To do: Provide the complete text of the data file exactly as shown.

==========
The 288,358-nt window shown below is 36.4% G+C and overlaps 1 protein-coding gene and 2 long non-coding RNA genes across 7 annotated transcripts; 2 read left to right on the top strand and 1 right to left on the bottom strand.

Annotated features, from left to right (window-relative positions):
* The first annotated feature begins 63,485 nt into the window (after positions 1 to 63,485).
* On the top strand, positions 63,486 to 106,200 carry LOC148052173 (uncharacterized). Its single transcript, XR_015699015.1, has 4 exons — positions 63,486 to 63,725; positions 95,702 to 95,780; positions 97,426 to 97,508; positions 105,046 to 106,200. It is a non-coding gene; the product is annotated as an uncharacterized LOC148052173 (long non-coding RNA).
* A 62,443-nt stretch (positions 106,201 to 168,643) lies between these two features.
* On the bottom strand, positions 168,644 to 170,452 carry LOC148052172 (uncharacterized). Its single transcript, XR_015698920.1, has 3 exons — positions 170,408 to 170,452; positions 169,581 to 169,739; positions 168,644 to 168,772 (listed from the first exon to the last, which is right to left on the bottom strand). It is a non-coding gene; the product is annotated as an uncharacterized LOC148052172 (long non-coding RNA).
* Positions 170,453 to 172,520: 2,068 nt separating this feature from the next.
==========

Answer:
The 288,358-nt window shown below is 36.4% G+C and overlaps 1 protein-coding gene and 2 long non-coding RNA genes across 7 annotated transcripts; 2 read left to right on the top strand and 1 right to left on the bottom strand.

Annotated features, from left to right (window-relative positions):
* The first annotated feature begins 63,485 nt into the window (after positions 1 to 63,485).
* On the top strand, positions 63,486 to 106,200 carry LOC148052173 (uncharacterized). Its single transcript, XR_015699015.1, has 4 exons — positions 63,486 to 63,725; positions 95,702 to 95,780; positions 97,426 to 97,508; positions 105,046 to 106,200. It is a non-coding gene; the product is annotated as an uncharacterized LOC148052173 (long non-coding RNA).
* A 62,443-nt stretch (positions 106,201 to 168,643) lies between these two features.
* On the bottom strand, positions 168,644 to 170,452 carry LOC148052172 (uncharacterized). Its single transcript, XR_015698920.1, has 3 exons — positions 170,408 to 170,452; positions 169,581 to 169,739; positions 168,644 to 168,772 (listed from the first exon to the last, which is right to left on the bottom strand). It is a non-coding gene; the product is annotated as an uncharacterized LOC148052172 (long non-coding RNA).
* Positions 170,453 to 172,520: 2,068 nt separating this feature from the next.